Lebanon in Wilson County, Tennessee — The American South (East South Central)
Cumberland University Founded in 1842
As one of the oldest universities in Tennessee, Cumberland University has a storied history of academic excellence. Among its graduates are U.S. Supreme Court Justices Howell Edmunds Jackson and Horace Harmon Lurton; Nobel Peace Prize recipient Cordell Hull, known as the Father of the United Nations; numerous governors and senators. The original campus burned during the Civil War. In 1892 it relocated to the current campus and adopted the image of the Phoenix symbolizing the institution's rise from the ashes.
Erected by Tennessee Historical Commission. (Marker Number 3A 248.)
Topics and series. This historical marker is listed in these topic lists: Education • War, US Civil. In addition, it is included in the Tennessee Historical Commission series list. A significant historical year for this entry is 1892.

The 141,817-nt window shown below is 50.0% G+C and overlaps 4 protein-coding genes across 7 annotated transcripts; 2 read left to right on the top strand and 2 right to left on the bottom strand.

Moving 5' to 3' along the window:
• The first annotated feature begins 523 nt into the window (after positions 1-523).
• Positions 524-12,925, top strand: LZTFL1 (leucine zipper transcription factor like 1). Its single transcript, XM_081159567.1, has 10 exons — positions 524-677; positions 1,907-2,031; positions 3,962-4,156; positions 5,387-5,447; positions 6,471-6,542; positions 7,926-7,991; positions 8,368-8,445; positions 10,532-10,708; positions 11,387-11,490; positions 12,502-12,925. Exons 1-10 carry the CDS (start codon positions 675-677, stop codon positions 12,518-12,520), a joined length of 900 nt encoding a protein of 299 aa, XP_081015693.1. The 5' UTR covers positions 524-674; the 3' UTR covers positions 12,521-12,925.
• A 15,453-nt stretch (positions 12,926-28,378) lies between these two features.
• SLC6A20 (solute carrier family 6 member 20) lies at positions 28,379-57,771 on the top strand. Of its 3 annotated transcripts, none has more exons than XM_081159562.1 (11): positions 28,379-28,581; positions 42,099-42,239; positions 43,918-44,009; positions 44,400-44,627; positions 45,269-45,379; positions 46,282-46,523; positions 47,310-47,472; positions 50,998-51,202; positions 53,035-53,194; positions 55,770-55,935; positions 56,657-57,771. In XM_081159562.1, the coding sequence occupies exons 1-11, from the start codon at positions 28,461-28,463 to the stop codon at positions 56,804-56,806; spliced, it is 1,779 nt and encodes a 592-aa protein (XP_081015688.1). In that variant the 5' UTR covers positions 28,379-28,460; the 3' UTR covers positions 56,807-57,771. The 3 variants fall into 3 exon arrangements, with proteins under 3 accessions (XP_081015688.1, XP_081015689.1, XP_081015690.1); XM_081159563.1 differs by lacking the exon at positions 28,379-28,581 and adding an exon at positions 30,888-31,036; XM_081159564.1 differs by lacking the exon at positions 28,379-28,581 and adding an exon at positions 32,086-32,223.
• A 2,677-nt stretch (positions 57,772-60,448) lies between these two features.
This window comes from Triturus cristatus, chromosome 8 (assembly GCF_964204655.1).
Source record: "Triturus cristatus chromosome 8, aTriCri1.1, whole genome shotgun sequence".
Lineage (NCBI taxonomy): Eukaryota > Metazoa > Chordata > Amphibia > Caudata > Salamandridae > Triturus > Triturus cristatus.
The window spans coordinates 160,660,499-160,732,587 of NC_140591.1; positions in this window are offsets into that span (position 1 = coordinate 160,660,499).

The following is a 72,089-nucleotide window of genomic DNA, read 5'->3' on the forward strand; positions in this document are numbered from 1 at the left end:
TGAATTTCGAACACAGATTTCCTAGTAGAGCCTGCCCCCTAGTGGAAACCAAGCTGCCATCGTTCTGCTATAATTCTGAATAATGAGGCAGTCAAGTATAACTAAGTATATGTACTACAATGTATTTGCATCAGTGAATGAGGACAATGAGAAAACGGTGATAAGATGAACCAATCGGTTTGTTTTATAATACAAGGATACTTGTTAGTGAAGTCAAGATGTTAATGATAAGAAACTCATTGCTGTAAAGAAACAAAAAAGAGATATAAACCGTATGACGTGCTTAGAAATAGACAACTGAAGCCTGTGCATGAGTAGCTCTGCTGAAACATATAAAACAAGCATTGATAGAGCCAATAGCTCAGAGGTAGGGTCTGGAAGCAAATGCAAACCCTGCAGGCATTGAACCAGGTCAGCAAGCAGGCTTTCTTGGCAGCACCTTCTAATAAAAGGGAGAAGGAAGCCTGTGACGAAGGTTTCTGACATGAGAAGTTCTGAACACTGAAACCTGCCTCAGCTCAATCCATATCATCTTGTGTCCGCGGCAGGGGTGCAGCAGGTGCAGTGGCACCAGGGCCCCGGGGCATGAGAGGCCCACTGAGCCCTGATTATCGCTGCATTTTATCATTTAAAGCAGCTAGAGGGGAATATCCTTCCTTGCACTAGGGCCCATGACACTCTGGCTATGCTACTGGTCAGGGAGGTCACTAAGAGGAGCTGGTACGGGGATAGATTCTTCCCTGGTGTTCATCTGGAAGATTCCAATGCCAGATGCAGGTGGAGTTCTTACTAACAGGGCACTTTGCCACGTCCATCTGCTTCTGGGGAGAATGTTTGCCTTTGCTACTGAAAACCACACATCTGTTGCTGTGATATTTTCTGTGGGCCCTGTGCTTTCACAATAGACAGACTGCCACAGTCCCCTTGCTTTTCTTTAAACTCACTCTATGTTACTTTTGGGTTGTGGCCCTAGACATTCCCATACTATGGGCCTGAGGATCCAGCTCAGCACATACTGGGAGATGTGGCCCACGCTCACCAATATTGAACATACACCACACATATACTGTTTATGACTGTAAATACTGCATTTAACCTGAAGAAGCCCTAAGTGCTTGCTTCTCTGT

Location. 36° 12.34′ N, 86° 17.962′ W. Marker is in Lebanon, Tennessee, in Wilson County. Marker is at the intersection of West Spring Street and South Hatton Avenue, on the left when traveling west on West Spring Street. Touch for mapTouch for directions.
Other nearby markers. At least 8 other markers are within walking distance of this marker. Site of Robert H. Hatton Home (approx. Ό mile away); Caruthers Hall (approx. 0.3 miles away); Robert Looney Caruthers (approx. 0.3 miles away); Judge Nathan Green, Sr. (approx. 0.4 miles away); Wilson County Courthouses (approx. half a mile away); Battle of Lebanon (approx. half a mile away); Neddy Jacobs Cabin (approx. half a mile away); Confederate Veterans and Robert H. Hatton Memorial (approx. half a mile away). Touch for a list and map of all markers in Lebanon.
Also see . . . Cumberland University. (Submitted on November 3, 2020.)
Credits. This page was last revised on November 3, 2020. It was originally submitted on November 3, 2020, by Darren Jefferson Clay of Duluth, Georgia. This page has been viewed 81 times since then and 21 times this year. Photos: 1, 2, 3. submitted on November 3, 2020, by Darren Jefferson Clay of Duluth, Georgia. • Bernard Fisher was the editor who published this page.